Chas McCormick was battling with Jose Siri for playing time in late June and feeling uneasy about his future with the Astros. Fellow center fielder Jake Meyers was set to come off the injured list and be activated for the first time in 2022, which could cut into his playing time even more.
The Astros wound up optioning Siri to Triple-A instead of McCormick, but he wasn’t in the clear. Just two days later, shortstop Jeremy Peña was activated off the injured list and, in a surprising move, McCormick was also optioned. The move was a punch in the gut for McCormick, who was wondering how he fit into the team’s future and wondered if the Astros might try to trade him. Self-doubt consumed him.
The option occurred while the Astros were in New York and McCormick hadn’t even had time to book a flight back to Texas when Astros manager Dusty Baker came up to him the following day in the lobby of the team hotel and told him veteran outfielder Michael Brantley was hurt. McCormick, as it turns out, wasn’t going anywhere.
“After I got optioned, obviously I was really upset about it,” McCormick said. “But then Brantley being hurt and me being recalled back up and not going back down there, I just think it kind of gave me a new perspective. I was like, ‘OK Chas, you got options, you have to control your attitude and effort and that’s really all you have to do. You’ve just got to have fun out here now.’”
The Astros wound up trading Siri to the Rays a month later and kept McCormick, whose role with the club has increased in recent weeks with the season-ending shoulder injury to Brantley and the strained groin that will sideline utility player Aledmys Díaz for the next few weeks. In fact, McCormick started the final five games on the Astros road trip and went 7-for-20 (.350) with a homer.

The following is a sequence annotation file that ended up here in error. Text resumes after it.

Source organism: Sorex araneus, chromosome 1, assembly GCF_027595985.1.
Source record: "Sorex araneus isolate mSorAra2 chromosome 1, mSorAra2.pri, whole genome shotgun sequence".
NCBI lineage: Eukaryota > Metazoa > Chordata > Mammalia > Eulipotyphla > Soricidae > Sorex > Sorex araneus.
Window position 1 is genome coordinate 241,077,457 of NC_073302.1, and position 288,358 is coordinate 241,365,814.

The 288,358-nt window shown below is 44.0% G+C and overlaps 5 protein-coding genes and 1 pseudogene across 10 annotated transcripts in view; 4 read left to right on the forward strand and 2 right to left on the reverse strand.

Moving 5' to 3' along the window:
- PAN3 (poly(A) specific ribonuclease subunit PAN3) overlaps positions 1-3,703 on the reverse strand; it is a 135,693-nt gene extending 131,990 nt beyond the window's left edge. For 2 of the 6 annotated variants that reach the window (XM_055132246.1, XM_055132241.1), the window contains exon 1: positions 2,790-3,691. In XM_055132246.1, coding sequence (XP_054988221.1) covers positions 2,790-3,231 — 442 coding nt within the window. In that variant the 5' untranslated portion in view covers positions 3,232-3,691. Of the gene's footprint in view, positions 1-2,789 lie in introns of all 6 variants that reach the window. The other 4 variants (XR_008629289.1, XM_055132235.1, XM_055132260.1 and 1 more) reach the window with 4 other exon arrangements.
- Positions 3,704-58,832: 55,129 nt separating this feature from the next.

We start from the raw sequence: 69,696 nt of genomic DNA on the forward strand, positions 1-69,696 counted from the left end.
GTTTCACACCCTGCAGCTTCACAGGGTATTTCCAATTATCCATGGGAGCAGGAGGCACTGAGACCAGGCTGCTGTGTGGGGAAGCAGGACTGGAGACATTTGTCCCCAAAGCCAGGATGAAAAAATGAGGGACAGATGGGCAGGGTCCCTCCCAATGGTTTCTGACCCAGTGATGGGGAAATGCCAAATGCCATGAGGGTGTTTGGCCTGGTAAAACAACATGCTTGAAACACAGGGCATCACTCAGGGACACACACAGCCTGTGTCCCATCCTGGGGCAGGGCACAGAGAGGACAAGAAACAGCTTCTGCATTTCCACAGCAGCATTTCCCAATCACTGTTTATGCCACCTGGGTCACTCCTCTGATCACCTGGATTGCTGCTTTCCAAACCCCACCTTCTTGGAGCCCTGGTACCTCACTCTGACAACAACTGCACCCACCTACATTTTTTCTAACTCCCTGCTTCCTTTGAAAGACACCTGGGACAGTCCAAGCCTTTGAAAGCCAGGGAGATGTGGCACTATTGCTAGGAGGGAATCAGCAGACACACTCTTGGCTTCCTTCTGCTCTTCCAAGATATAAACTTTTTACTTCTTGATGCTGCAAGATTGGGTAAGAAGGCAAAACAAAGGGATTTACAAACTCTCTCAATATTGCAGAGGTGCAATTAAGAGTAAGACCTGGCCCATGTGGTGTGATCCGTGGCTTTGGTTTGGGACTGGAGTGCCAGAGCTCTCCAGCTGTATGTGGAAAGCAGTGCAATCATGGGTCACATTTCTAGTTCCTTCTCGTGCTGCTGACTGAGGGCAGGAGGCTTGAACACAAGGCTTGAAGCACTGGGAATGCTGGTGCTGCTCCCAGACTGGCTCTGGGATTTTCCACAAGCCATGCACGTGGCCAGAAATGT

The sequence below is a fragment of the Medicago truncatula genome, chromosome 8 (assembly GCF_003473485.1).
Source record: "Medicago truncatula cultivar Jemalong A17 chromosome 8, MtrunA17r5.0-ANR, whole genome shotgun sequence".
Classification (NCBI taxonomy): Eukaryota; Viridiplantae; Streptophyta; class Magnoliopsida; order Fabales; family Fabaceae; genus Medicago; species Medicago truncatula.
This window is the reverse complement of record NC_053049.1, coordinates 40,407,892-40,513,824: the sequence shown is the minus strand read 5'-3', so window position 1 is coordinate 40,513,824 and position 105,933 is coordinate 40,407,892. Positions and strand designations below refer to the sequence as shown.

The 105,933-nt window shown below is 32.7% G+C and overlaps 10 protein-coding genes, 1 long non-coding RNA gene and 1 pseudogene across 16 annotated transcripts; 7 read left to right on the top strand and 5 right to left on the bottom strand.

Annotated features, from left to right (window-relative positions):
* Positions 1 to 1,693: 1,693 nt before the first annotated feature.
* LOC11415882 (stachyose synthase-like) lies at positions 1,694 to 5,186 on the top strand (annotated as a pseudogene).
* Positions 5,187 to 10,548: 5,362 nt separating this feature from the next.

McCormick, who starts in left and center, was slashing .240/.327/.422 with 12 homers and 37 RBIs in 90 games entering Tuesday. His .749 OPS ranks sixth on the club behind Yordan Alvarez (1.009), Jose Altuve (.861), Alex Bregman (.830), Kyle Tucker (.815) and Brantley (.785).
“Obviously, even at the beginning of the season, I wanted more playing time, but I think I just got over that hump of whatever the lineup is, just keep working hard and keep trying your best to get in there,” McCormick said. “If not, you can’t pout, can’t complain. It was stressful with the Trade Deadline coming up and Meyers coming back up. ‘Is there enough room for me to be in there?’ There’s just a lot going on in the beginning. After the Trade Deadline was up, I cut out my complaining and I didn’t want to drag this team down. We’re super good and now since I've been getting more playing time, it’s helped me relax a little bit.”
McCormick admitted he was pouting too much, “dragging my towel, my blanket,” he said. It was frustrating to play well one day and not be in the lineup the next. It was frustrating to not be in the lineup against a left-hander despite crushing them (1.004 OPS entering Tuesday).
“I was holding myself back, holding myself down but I wanted to keep myself accountable and be more responsible and stop being a baby, basically,” he said. “What matters is us winning the World Series.”
To keep his mind clear, McCormick has begun meditating for 20 minutes daily prior to coming to the ballpark. He puts on soft music, closes his eyes and forgets everything. At the park, he works hard to improve his .645 OPS against right-handed pitchers by teaming with coach Jason Kanzler and hitting sliders and curveballs off a pitching machine each day.
“Whatever playing time I get, I need to take advantage, especially this time of the season,” he said. “My goal is to finish strong and win a World Series, and I think they need me right now with Aledmys out. This is a fun time of the year. Since you only have so many games until the playoffs, I’m going to be relaxed and I’m going to have fun and I’m going to keep working super hard. I want to try to make an impact for this team, try to win games.”